…with the hindsight of history, what seems overwhelmingly obvious is that the wrong accusations were leveled against him. Even the one charge of which he was certainly guilty, covert treachery to the United States, was less damaging than his overt and repeated betrayal of the army. Yet no court could try him for acquiescence in its political neutering and financial strangulation because the instigators were Presidents John Adams, Thomas Jefferson, and James Madison.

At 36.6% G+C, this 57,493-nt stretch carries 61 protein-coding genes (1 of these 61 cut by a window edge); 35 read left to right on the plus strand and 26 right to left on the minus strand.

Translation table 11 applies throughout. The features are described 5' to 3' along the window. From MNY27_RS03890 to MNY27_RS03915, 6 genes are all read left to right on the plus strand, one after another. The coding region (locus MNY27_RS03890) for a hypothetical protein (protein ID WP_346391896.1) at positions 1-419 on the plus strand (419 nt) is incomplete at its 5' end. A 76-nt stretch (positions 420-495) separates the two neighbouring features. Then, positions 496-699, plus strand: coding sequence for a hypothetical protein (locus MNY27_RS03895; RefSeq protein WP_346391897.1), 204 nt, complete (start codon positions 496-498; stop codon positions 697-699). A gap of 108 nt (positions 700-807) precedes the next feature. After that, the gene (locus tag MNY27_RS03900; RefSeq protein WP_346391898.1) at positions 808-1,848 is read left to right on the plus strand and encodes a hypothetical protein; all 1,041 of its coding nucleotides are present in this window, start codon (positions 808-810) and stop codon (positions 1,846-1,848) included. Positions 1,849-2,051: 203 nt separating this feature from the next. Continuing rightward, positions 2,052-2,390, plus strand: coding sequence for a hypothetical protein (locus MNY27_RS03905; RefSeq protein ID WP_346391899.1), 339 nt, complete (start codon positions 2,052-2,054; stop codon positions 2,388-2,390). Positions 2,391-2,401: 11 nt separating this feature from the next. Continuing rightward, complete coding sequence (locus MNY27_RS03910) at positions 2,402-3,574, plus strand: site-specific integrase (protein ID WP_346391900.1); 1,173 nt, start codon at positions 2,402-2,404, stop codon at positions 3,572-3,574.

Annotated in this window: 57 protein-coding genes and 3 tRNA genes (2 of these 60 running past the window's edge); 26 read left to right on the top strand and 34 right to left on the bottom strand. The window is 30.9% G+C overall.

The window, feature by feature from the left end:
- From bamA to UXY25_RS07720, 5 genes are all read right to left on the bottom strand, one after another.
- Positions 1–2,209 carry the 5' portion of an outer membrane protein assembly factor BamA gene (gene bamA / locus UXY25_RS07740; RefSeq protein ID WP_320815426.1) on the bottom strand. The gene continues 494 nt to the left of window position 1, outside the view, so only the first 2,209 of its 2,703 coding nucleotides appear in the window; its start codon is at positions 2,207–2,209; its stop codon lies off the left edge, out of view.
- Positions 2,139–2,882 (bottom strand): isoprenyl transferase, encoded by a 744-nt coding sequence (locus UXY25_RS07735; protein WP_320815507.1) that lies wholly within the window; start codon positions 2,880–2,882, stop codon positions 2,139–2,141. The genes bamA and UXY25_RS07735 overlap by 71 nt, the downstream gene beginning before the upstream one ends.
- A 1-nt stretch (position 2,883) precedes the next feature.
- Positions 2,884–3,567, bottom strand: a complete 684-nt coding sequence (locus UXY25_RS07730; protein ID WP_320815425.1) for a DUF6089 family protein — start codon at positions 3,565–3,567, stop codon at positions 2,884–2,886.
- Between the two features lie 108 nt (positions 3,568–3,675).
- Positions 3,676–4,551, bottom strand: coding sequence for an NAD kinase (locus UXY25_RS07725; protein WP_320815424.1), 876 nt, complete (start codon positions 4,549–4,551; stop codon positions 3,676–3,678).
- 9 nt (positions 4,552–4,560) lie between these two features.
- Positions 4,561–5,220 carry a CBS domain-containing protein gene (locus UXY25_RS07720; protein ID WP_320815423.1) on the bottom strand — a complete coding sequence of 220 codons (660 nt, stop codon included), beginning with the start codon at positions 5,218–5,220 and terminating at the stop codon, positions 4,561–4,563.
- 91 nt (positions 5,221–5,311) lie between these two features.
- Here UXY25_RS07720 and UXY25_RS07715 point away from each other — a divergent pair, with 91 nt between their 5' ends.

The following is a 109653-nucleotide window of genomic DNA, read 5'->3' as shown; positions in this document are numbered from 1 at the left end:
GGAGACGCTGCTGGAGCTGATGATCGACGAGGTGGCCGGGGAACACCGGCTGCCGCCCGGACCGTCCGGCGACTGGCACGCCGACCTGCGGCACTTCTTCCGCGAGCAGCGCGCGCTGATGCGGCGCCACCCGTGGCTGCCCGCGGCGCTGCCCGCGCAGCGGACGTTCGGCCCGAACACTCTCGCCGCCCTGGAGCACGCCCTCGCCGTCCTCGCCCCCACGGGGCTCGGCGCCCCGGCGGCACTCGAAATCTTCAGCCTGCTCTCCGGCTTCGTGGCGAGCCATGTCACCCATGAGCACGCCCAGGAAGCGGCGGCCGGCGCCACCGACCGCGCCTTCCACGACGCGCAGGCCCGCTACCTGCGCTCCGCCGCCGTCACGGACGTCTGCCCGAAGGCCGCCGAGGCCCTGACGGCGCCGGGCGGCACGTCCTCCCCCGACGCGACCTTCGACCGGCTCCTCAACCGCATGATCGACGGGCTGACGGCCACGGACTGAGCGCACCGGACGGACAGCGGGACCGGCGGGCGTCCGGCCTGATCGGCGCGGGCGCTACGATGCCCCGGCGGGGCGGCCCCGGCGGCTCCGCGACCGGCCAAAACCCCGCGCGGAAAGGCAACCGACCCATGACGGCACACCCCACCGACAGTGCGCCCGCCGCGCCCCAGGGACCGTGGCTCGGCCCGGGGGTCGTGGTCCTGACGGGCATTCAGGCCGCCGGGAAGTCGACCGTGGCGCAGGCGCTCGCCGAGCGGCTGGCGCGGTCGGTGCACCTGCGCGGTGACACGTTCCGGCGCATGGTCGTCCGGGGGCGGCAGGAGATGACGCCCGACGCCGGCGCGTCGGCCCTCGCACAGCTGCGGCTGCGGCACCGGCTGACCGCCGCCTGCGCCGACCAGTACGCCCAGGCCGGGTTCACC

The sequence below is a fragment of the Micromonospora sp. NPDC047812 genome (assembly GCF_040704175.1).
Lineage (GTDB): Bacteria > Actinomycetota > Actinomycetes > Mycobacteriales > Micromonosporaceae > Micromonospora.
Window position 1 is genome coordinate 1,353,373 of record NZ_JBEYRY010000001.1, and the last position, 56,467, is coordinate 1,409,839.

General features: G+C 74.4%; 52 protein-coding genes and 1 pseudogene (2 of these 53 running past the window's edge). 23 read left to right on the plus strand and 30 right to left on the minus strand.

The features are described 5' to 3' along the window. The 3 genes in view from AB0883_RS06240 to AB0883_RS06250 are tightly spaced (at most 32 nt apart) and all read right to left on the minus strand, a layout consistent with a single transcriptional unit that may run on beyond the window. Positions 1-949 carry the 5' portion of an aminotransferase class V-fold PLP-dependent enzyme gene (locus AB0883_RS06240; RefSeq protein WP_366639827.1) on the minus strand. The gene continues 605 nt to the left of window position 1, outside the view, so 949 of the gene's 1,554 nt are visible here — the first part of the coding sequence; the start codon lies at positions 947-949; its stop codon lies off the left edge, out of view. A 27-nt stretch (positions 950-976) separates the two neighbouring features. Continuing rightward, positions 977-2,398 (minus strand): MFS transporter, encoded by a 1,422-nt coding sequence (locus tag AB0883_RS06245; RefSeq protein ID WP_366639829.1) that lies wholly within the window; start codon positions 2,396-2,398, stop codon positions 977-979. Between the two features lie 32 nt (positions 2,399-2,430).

These words are a fitting capstone to this shabby life story which is both tragedy and farce. It makes you give quiet thanks for our modern-day, well-trained, professional U.S. Army.
For more interesting reading on Wilkinson, I recommend our two novels, To the Ends of the Earth and The Fairest Portion of the Globe. Wilkinson appears as a major character in each. I must say, I was gratified to read Linklater’s book and confirm that our characterization of Wilkinson was right on the money. It’s hard to get enough of this fascinating “finished scoundrel.”